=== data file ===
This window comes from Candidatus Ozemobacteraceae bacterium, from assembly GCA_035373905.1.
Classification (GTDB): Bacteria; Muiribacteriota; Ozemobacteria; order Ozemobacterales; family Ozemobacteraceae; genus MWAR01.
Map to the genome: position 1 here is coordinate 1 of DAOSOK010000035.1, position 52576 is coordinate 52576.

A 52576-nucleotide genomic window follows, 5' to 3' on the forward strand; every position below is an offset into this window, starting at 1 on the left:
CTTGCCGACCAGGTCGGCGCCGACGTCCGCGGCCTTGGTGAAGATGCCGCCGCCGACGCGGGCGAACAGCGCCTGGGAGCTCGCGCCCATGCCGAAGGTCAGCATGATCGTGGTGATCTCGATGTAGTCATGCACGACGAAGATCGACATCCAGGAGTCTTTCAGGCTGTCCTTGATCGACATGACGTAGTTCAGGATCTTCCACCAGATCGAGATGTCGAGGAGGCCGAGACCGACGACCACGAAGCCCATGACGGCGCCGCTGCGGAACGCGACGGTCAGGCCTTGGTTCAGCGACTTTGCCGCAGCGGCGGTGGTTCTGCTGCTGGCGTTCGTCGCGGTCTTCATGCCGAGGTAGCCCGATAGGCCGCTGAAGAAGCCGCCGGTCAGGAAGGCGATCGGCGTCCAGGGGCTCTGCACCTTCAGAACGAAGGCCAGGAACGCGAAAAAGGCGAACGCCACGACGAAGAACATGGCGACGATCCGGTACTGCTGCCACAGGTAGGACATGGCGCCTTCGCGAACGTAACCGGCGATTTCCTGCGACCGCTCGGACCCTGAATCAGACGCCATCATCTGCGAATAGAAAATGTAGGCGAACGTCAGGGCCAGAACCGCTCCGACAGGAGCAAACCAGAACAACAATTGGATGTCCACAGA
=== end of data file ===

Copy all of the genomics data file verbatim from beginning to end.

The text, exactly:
This window comes from Candidatus Ozemobacteraceae bacterium, from assembly GCA_035373905.1.
Classification (GTDB): Bacteria; Muiribacteriota; Ozemobacteria; order Ozemobacterales; family Ozemobacteraceae; genus MWAR01.
Map to the genome: position 1 here is coordinate 1 of DAOSOK010000035.1, position 52576 is coordinate 52576.

A 52576-nucleotide genomic window follows, 5' to 3' on the forward strand; every position below is an offset into this window, starting at 1 on the left:
CTTGCCGACCAGGTCGGCGCCGACGTCCGCGGCCTTGGTGAAGATGCCGCCGCCGACGCGGGCGAACAGCGCCTGGGAGCTCGCGCCCATGCCGAAGGTCAGCATGATCGTGGTGATCTCGATGTAGTCATGCACGACGAAGATCGACATCCAGGAGTCTTTCAGGCTGTCCTTGATCGACATGACGTAGTTCAGGATCTTCCACCAGATCGAGATGTCGAGGAGGCCGAGACCGACGACCACGAAGCCCATGACGGCGCCGCTGCGGAACGCGACGGTCAGGCCTTGGTTCAGCGACTTTGCCGCAGCGGCGGTGGTTCTGCTGCTGGCGTTCGTCGCGGTCTTCATGCCGAGGTAGCCCGATAGGCCGCTGAAGAAGCCGCCGGTCAGGAAGGCGATCGGCGTCCAGGGGCTCTGCACCTTCAGAACGAAGGCCAGGAACGCGAAAAAGGCGAACGCCACGACGAAGAACATGGCGACGATCCGGTACTGCTGCCACAGGTAGGACATGGCGCCTTCGCGAACGTAACCGGCGATTTCCTGCGACCGCTCGGACCCTGAATCAGACGCCATCATCTGCGAATAGAAAATGTAGGCGAACGTCAGGGCCAGAACCGCTCCGACAGGAGCAAACCAGAACAACAATTGGATGTCCACAGA